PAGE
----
Once embedded in a system of use (the provision of community-based training and care provision) and ongoing coaching and observation, health workers retain maternal and newborn health skills.
Regional variations in retained skills are observed, reflecting regional differences in policy interpretation and implementation in the distribution and use of misoprostol (Cytotec).
Intercadre variations in retained skills are also observed, largely reflecting the extent to which members of each cadre are directly involved in the actual provision of maternal and newborn health care, especially during the critical birth-to-48-hours period.
Health worker training programs have used a number of strategies to evaluate and demonstrate change in health workers’ skills and knowledge. Evaluation efforts have entailed (solely or in combination) pre- and posttraining knowledge tests, observation of skills by trainers, objective simulated clinical examinations, health worker self-reports, and interviews with end users (community members who are the intended recipients of the care/education). Some have also conducted evaluations a while after the posttraining to assess retention of knowledge and skills over time.[8, 20] In all cases, the evaluations have demonstrated that training significantly enhances health worker skills and knowledge. Moreover, follow-up evaluations have indicated that, although scores may have slipped from immediate posttraining, health worker skills and knowledge remained substantially above baseline over time.[21, 22]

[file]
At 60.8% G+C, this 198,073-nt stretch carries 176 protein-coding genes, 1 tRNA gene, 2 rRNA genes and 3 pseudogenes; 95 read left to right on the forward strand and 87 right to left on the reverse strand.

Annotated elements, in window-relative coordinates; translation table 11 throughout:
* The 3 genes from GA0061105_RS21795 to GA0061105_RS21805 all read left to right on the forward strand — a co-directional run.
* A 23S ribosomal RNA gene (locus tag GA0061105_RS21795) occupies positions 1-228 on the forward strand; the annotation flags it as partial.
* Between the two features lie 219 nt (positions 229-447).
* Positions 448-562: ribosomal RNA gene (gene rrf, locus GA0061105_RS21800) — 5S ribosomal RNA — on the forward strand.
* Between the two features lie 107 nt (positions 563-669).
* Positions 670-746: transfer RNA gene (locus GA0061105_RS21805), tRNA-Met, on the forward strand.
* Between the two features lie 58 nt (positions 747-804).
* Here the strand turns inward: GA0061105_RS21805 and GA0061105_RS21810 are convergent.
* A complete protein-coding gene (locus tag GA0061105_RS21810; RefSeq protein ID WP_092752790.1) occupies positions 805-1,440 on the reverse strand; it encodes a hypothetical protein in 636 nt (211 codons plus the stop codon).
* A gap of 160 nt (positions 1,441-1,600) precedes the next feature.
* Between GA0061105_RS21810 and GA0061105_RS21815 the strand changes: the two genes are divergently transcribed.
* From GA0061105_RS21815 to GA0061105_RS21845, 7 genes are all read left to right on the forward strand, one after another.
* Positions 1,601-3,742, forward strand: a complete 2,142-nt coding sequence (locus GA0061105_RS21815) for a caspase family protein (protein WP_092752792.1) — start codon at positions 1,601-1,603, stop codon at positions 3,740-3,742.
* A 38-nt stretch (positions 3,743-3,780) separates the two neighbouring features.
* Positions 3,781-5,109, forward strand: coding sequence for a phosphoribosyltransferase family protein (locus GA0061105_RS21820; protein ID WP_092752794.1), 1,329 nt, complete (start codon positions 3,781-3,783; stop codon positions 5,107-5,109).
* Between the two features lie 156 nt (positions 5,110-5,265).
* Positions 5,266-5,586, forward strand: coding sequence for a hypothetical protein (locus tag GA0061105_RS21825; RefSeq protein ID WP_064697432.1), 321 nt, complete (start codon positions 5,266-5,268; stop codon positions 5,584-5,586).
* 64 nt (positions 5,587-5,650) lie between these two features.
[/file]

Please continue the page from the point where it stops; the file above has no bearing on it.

A major intervention component of the Maternal and Newborn Health in Ethiopia Partnership (MaNHEP) has entailed the provision of maternal and newborn health training to health workers, including health extension workers, community health development agents, and TBAs. Health extension workers are young women with 10 years of primary and secondary school education and one year of certificate-level health training that consists of 16 packages. Health extension workers provide select reproductive health services including antenatal and postnatal care, family planning, and birth attendance, although their level of hands-on experience with birth may be limited. Community health development agents have minimal, yet variable, levels of maternal and newborn health training. Community health development agents are members of the community who are chosen by the community or organization to work as volunteers in health-related activities such as community mobilization and health education. Traditional birth attendants do not have formal training, but may have learned skills passed on from older generations. They have long been trusted to provide labor and birth care to women in their communities, especially in rural areas of Ethiopia.